My car idles very rough after a warm start.

Tiny
JWHITCRAFT
  • MEMBER
  • 1986 HONDA ACCORD
  • 136,000 MILES
I have a 1986 Honda Accord with the 2.0 Carb engine. The car idles very rough when I start the car after it has warmed but been sitting for about 10 minutes or so. When I start the car cold it has no problems and idles very smooth. When I do experience the rough idle I have to drive the car for a few miles and then the idle runs as it should. I have put a rebuilt carb on the car as well as a new EGR valve along with plugs, wires, cap and rotor. Any ideas would be appreciated.
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Saturday, December 31st, 2011 AT 8:59 PM

15 Replies

Tiny
FIXITMR
  • MEMBER
Boy those carb cars had really complex emissions systems! I owned 1 and luckily never had any issues like that. What a snake pit of hoses and stuff it was! I take it you changed carb to try and solve this issue?
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Saturday, December 31st, 2011 AT 9:42 PM
Tiny
JWHITCRAFT
  • MEMBER
Yes, I am just a little puzzled as to what this could be. There are no vacuum leaks and all the hoses are in very good shape. I also thought that maybe I was having a sticky EGR valve but the problem still exists after I changed that. The car starts cold fine, the choke pulls the idle up to 2000 2500 rpm and the choke pull off works fine. The only time I see the problem is when I start the car after it has been driven and has sat for 5 minutes or more. After you drive it down the road it smooths itself out and idles fine after that.
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Saturday, December 31st, 2011 AT 11:04 PM
Tiny
FIXITMR
  • MEMBER
When did this start? Has there been a change in weather/temps?
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Sunday, January 1st, 2012 AT 5:14 AM
Tiny
JWHITCRAFT
  • MEMBER
I just got the car a couple of months ago for my son so I have not had it that long to really say there have been big temperature changes. When the car acts up it basically just dies, you can give it gas and it will run but if you try to just let it idle it will die. Again if you drive it down the road it will correct itself and then idles perfectly.
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Sunday, January 1st, 2012 AT 2:20 PM
Tiny
FIXITMR
  • MEMBER
It may be the choke is not in sync with mid/warm engine temps but works ok with cold engine temps? These cars are supposed to run super lean which is why they have the extra valve to allow super lean mixture. There is a precombustion chamber that fires the too weak to fire main chamber. Like I said, complex stuff to meet emission and give better mileage.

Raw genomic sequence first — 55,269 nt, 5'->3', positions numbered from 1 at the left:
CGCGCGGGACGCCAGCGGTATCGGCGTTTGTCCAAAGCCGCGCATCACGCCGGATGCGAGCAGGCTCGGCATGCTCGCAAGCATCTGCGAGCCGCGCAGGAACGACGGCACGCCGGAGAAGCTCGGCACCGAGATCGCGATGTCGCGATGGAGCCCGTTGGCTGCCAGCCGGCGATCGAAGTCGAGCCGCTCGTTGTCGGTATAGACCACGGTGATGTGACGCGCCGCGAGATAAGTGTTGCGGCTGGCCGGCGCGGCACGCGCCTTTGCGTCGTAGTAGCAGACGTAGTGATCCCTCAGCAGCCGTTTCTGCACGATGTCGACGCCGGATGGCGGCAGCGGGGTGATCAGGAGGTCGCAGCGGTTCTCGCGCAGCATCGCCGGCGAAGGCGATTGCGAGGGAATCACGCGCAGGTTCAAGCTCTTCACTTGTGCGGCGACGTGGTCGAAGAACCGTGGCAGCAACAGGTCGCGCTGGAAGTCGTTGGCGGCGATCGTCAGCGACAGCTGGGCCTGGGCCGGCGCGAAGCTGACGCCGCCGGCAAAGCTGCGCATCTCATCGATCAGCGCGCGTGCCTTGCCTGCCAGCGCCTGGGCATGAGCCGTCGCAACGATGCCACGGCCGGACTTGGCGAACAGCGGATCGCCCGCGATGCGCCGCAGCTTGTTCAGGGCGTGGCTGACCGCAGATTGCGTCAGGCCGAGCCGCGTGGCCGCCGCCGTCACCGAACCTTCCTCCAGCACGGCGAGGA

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Monday, January 2nd, 2012 AT 12:34 AM
Tiny
JWHITCRAFT
  • MEMBER
How do you adjust the choke to get in sync with the mid engine temperature?
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Monday, January 2nd, 2012 AT 3:43 AM
Tiny
FIXITMR
  • MEMBER
That's so old i'm not sure if it was adjustable. It just may be tired out as they say. I might be able to find out more but not right away.
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Monday, January 2nd, 2012 AT 5:01 AM
Tiny
JWHITCRAFT
  • MEMBER
Let me know what you find.
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Monday, January 2nd, 2012 AT 2:20 PM
Tiny
KHLOW2008
  • EXPERT
Is vehicle with manual or automatic transmission?
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Monday, January 2nd, 2012 AT 7:43 PM
Tiny
JWHITCRAFT
  • MEMBER
Automatic
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Monday, January 2nd, 2012 AT 7:49 PM
Tiny
KHLOW2008
  • EXPERT
Carburettor Synchronisation

1. Start and warm engine to normal operating temperature. On 2.0L engine with automatic transaxle, remove air filter from frequency solenoid valve "C" and plug the opening. See Fig. 3. With engine idling under no load condition, lower idle speed as much as possible by turning throttle stop screw.

2. Adjust idle speed to 550-650 RPM by turning idle control screw. Turn headlights and rear defroster on, and set heater blower switch to maximum output. Adjust idle speed to 550-650 RPM by turning adjusting screw on controller linkage. Turn accessories off.

3. With engine idling under no load condition, turn A/C on. Adjust idle speed to 650-750 RPM by turning adjusting screw on controller motor. Turn A/C off and recheck idle speed. Adjust idle speed to 650-750 RPM (600-700 RPM on High Altitude) by turning throttle stop screw.